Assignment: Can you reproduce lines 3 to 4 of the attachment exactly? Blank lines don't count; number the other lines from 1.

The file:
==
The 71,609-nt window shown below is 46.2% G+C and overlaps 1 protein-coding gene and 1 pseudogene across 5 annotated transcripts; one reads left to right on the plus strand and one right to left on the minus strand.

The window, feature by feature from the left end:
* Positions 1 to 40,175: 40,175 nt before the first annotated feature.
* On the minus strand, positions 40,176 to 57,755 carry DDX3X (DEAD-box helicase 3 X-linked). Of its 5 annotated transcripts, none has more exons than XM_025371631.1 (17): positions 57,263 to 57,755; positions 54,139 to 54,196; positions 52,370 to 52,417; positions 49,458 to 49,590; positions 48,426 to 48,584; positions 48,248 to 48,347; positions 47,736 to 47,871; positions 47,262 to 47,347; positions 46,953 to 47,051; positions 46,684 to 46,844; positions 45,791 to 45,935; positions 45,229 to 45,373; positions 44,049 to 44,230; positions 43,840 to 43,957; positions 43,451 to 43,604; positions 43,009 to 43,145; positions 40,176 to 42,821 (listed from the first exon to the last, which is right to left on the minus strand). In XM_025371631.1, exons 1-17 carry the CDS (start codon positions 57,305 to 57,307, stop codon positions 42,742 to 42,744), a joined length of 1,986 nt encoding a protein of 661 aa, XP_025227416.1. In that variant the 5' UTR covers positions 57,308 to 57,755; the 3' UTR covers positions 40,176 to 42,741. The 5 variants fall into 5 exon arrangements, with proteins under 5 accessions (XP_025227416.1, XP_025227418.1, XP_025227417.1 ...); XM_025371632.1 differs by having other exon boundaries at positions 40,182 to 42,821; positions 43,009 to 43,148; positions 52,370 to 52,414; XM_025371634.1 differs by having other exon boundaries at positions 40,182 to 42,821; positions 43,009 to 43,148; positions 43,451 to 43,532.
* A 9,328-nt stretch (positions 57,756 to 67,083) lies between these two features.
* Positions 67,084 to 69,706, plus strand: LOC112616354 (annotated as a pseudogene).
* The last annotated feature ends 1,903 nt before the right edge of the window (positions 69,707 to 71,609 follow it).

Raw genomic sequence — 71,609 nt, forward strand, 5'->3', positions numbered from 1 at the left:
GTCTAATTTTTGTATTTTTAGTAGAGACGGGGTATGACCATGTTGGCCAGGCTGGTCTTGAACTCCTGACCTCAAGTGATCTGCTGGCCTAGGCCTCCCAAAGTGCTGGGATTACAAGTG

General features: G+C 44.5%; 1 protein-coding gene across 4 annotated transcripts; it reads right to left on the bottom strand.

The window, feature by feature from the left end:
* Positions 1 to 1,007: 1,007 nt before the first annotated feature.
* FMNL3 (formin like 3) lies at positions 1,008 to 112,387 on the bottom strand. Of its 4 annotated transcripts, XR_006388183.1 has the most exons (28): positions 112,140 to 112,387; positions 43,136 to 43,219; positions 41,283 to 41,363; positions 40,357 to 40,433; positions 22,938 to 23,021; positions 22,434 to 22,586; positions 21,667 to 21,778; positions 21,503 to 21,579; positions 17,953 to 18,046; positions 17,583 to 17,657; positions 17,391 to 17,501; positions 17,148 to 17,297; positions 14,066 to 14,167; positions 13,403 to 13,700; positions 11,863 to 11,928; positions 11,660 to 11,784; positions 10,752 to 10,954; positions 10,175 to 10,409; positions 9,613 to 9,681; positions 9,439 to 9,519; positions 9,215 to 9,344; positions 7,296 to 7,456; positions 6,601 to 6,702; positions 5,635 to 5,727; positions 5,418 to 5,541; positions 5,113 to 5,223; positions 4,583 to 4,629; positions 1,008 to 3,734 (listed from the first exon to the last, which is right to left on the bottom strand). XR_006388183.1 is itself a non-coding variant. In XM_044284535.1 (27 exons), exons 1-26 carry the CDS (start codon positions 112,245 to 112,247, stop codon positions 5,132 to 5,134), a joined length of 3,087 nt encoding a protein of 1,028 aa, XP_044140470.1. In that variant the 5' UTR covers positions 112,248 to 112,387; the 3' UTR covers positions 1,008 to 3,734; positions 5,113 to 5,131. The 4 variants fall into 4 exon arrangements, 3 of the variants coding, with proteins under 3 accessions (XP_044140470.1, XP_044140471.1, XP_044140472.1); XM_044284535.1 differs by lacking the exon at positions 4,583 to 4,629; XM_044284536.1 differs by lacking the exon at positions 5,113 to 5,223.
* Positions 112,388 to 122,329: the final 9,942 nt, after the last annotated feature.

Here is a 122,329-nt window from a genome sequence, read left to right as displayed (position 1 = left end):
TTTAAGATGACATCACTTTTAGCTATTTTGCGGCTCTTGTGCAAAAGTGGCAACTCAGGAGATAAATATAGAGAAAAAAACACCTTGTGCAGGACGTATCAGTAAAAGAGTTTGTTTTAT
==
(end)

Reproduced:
* Positions 1 to 40,175: 40,175 nt before the first annotated feature.
* On the minus strand, positions 40,176 to 57,755 carry DDX3X (DEAD-box helicase 3 X-linked). Of its 5 annotated transcripts, none has more exons than XM_025371631.1 (17): positions 57,263 to 57,755; positions 54,139 to 54,196; positions 52,370 to 52,417; positions 49,458 to 49,590; positions 48,426 to 48,584; positions 48,248 to 48,347; positions 47,736 to 47,871; positions 47,262 to 47,347; positions 46,953 to 47,051; positions 46,684 to 46,844; positions 45,791 to 45,935; positions 45,229 to 45,373; positions 44,049 to 44,230; positions 43,840 to 43,957; positions 43,451 to 43,604; positions 43,009 to 43,145; positions 40,176 to 42,821 (listed from the first exon to the last, which is right to left on the minus strand). In XM_025371631.1, exons 1-17 carry the CDS (start codon positions 57,305 to 57,307, stop codon positions 42,742 to 42,744), a joined length of 1,986 nt encoding a protein of 661 aa, XP_025227416.1. In that variant the 5' UTR covers positions 57,308 to 57,755; the 3' UTR covers positions 40,176 to 42,741. The 5 variants fall into 5 exon arrangements, with proteins under 5 accessions (XP_025227416.1, XP_025227418.1, XP_025227417.1 ...); XM_025371632.1 differs by having other exon boundaries at positions 40,182 to 42,821; positions 43,009 to 43,148; positions 52,370 to 52,414; XM_025371634.1 differs by having other exon boundaries at positions 40,182 to 42,821; positions 43,009 to 43,148; positions 43,451 to 43,532.